Sunday, April 5, 2009

Being Larry Summers

Larry Summers was a private citizen and not an adviser to President Obama last year when he accepted big fees from companies that received TARP funds, including Goldman Sachs, Citigroup, and JP Morgan. Summers also received some $5.2 million last year from D.E. Shaw, a major Hedge Fund. While receiving such payment is not illegal, does this pass the smell test?

Below is a list of companies from which Summers received speaking engagement fees over last year. Can Summers be an impartial adviser to the President? Could speeches in and of themselves in the hundreds of thousands of dollars, even millions, unduly influence an adviser? While Summers was not an official White House adviser, he was nonetheless an adviser to the then President-elect Obama.

Skagen Funds, $60,300, (1/9/2008)

Skagen Funds, $60,300, (1/10/2008)

Skagen Funds, $59,400, (1/11/2008)

JP Morgan, $67,500, (2/1/2008)

Itinera Institute, $62,876 (1/8/2008)

Citigroup, $45,000 (3/3/2008)

Goldman Sachs Co., $135,000, (4/16/2008)

Associon de Bancos de Mexico, $90,000, (4/3/2008)

Lehman Brothers, $67,500, (4/17/2008)

State Street Corporation, $45,000, (4/18/2008)

Siguler Guff & Company, $67,500, (5/7/2008)

Hudson Institute, $10,000, (05/28/2008)

Citigroup, $54,000, (5/30/2008)

Investec Bank, $157,500, (6/13/2008)

Goldman Sachs, $67,500, (6/18/2008)

Lehman Brothers, $67,500, (7/30/2008)

Tata Consultance Services, $67,500, (9/21/2008)

State Street Corporation, $112,500, (10/2/2008)

McKinsey and Company, $135,000, (10/19/2008)

Charles River Ventures LLC, $67,500, (11/112008)

Pricewaterhouse Coopers, $67,500 (9/9/2008)

American Chamber of Commerce In Argentina, $135,000 (10/7/2008)

American Express, $67,500 (5/7/2008)

Is this change we can believe in? Is it unrealistic to think that change can occur in Washington among all of its players? If not is it not much to askt that change occur around those closest to the President? This has been my concern with Timothy Geithner and his policies as the former President of the New York Fed and Larry Summers with his role in deregulation under President Clinton.


allen said...

Would you feel better about Summers if his speaking fees were a flat 60 dollars plus half the take at the door?
Maybe we should get Carrot Top to advise the President. :-)

judith ellis said...

Funny, allen! Hey, I haven't heard much about Carrot Top these days. What's up with him? I used to like his very quirky comedy. But does Summers fees as it relates to big banking business that required bailout not concern you at all? Of course, you well know that my concern with both Summers and Geithner extend well beyond any fees.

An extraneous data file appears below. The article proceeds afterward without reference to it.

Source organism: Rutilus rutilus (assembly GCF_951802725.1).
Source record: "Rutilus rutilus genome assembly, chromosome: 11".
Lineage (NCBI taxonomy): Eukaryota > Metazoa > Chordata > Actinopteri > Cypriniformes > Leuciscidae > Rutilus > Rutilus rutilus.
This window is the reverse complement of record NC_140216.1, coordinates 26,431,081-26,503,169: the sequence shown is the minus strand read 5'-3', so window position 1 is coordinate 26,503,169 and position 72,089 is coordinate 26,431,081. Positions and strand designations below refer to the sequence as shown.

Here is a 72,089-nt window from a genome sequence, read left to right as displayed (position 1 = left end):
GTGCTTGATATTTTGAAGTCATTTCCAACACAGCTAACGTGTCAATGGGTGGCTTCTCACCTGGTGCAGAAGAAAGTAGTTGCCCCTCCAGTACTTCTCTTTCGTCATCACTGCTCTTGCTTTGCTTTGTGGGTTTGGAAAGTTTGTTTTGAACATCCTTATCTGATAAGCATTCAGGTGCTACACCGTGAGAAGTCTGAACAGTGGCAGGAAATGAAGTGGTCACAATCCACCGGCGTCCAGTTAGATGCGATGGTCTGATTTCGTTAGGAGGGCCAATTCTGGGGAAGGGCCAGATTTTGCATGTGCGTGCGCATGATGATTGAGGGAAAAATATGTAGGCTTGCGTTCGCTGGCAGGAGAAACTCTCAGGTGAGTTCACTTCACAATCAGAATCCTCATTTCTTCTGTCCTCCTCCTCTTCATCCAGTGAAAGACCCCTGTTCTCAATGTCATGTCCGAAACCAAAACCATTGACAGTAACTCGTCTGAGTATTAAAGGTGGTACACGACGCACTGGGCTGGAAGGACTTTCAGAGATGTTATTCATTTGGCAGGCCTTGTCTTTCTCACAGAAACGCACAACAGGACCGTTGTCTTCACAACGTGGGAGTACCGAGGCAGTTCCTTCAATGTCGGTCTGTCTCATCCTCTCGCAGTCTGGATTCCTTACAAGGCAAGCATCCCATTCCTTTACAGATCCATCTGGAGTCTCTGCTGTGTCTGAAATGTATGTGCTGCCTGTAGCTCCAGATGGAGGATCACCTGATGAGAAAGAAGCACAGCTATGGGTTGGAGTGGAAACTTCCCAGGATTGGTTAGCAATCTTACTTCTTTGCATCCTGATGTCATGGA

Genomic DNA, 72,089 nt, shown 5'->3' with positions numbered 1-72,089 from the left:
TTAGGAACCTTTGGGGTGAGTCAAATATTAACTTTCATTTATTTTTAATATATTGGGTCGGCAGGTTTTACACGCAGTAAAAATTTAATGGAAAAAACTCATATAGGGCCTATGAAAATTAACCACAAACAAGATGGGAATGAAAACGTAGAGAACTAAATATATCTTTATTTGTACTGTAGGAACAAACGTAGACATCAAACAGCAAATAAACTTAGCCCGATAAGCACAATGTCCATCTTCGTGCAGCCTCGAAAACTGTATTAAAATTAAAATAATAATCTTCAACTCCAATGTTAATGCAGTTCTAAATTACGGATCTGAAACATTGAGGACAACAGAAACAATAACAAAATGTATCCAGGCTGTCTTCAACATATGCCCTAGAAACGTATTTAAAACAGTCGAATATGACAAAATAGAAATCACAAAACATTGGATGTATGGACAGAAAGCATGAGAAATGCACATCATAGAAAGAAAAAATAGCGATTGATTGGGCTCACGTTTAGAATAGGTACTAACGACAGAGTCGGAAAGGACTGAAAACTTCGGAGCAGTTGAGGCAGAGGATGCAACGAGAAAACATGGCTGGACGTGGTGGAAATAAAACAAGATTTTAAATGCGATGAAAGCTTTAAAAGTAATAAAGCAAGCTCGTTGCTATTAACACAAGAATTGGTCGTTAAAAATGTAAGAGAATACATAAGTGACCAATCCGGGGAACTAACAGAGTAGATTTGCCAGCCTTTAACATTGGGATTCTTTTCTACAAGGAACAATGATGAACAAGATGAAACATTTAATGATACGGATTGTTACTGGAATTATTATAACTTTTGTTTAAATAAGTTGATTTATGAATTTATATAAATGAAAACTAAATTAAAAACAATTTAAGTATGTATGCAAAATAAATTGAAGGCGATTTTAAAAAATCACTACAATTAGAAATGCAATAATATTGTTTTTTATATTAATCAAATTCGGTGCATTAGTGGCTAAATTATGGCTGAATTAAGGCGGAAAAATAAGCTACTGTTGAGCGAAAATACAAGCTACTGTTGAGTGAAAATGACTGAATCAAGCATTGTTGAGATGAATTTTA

I am most concerned about Summers and Geithner's past actions that assisted in this financial global crisis and their current apparent lopsided take on banks and AIG versus the car industry. The numbers are so incredibly disproportionate. Some banks are simply insolvent. Citigroup may be one of these.

dave wheeler said...


I'm thinking that real change means new ideas. Bring on Carrot Top, or the Sandman, or better yet Chris Rock. Any member of this crew would be preferable and as capable of having an original thought than these same inside the Beltway players that both parties recycle. Where's the new ideas? Throwing money at programs that don't work is real change. Real change would be a living wage instead of a minimum one. Real change would be changing the tax structure to reward companies who implement "family friendly" polices and programs rather than to reward unions with legislation making it easier to unionize as a "payback" for political contributions. Companies always pass labor costs along to the consumer anyway so unions benefit service companies how again? Wages are stagnate enough as it is. How about a middle class "Task Force" that actually had middle class folks on it and instead of photo ops actually did something constructive?

judith ellis said...

I feel you, Dave! The opening literally made me laugh aloud.

dave wheeler said...


Richard Pryor and George Carlin are two comedians who have no peer in my opinion. Chris Rock is very close to that making that a trifecta of comedic excellence! If you know what makes folks in the clubs laugh, you know your know and can relate to what folks think in the community.

judith ellis said...

Yes, Dave. Pryor is definitely without peers and without doubt a favorite, not to mention my mom's first cousin. Believe me it runs in the family.

My mom had a sense of humor and ALL of my brothers are sooo very funny! We laugh for hours; they even make the congregation laugh on Sunday mornings. They are also quite thoughtful.

I love commedians for their ability to reveal truth in ways that are both pentrating and funny. The best reveal life and are very sharp. Jon Stewart's evisceration of CNBC analysts was classic.

dave wheeler said...


Comedians are indeed great communicators...that you and you family share the gift of laughter is terrific! Humor and the ability to laugh at one's self can bring down a lot of barriers.

I'm betting you have a wicked sense of humor Ms. Judith...fact or assumption?

judith ellis said...

Dave - I so agree with you about humor and the ability to laugh at ourselves. This is so VERY important. And, yes, it is definitely a fact: I have a most wicked sense of humor and am often leading the pack. :-)

dave wheeler said...


I knew it! The adjectives to describe your marvel-ocity are inadequate...You're terrific!

judith ellis said...

Funny, Dave! Thanks!